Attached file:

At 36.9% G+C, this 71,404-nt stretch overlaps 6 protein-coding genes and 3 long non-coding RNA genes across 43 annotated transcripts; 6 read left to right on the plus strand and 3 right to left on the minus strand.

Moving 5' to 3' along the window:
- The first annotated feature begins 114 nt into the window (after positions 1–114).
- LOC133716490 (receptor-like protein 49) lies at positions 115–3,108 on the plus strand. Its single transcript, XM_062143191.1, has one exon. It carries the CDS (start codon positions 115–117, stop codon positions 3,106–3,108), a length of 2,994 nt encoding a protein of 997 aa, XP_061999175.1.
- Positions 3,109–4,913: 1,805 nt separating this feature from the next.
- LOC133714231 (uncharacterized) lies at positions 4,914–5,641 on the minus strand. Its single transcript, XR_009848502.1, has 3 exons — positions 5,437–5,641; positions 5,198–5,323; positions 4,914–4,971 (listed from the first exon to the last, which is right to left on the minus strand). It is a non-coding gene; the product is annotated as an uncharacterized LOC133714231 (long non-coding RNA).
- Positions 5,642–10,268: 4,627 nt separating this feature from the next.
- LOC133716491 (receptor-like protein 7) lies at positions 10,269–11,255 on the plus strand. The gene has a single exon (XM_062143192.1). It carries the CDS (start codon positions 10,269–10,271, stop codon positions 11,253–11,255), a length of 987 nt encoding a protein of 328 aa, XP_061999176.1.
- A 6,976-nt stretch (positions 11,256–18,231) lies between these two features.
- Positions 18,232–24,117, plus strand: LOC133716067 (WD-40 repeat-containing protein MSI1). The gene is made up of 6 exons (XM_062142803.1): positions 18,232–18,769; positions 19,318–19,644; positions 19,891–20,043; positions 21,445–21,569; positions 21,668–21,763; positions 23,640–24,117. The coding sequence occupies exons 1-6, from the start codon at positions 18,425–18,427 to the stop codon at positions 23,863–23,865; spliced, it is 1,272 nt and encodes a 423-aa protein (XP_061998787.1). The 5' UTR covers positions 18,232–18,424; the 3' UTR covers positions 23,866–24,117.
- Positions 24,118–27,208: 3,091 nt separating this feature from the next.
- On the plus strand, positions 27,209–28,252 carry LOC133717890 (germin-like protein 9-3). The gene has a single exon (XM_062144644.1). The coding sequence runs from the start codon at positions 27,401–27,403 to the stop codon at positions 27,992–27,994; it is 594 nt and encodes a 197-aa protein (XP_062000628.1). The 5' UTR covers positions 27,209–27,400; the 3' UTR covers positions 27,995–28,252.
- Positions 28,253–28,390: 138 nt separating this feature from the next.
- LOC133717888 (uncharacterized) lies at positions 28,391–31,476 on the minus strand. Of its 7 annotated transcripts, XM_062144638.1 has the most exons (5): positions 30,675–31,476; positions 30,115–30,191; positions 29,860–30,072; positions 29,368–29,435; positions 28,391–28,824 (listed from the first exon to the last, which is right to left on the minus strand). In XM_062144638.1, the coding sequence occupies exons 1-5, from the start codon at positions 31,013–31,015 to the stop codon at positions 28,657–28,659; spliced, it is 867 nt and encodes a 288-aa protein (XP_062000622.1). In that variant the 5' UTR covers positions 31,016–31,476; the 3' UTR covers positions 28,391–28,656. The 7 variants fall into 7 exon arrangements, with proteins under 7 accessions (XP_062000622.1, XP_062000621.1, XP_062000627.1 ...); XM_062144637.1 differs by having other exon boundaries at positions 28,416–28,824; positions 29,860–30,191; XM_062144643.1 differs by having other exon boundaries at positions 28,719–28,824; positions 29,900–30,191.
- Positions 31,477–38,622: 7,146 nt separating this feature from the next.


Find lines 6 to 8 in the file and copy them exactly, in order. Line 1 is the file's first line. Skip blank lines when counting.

- LOC133714231 (uncharacterized) lies at positions 4,914–5,641 on the minus strand. Its single transcript, XR_009848502.1, has 3 exons — positions 5,437–5,641; positions 5,198–5,323; positions 4,914–4,971 (listed from the first exon to the last, which is right to left on the minus strand). It is a non-coding gene; the product is annotated as an uncharacterized LOC133714231 (long non-coding RNA).
- Positions 5,642–10,268: 4,627 nt separating this feature from the next.
- LOC133716491 (receptor-like protein 7) lies at positions 10,269–11,255 on the plus strand. The gene has a single exon (XM_062143192.1). It carries the CDS (start codon positions 10,269–10,271, stop codon positions 11,253–11,255), a length of 987 nt encoding a protein of 328 aa, XP_061999176.1.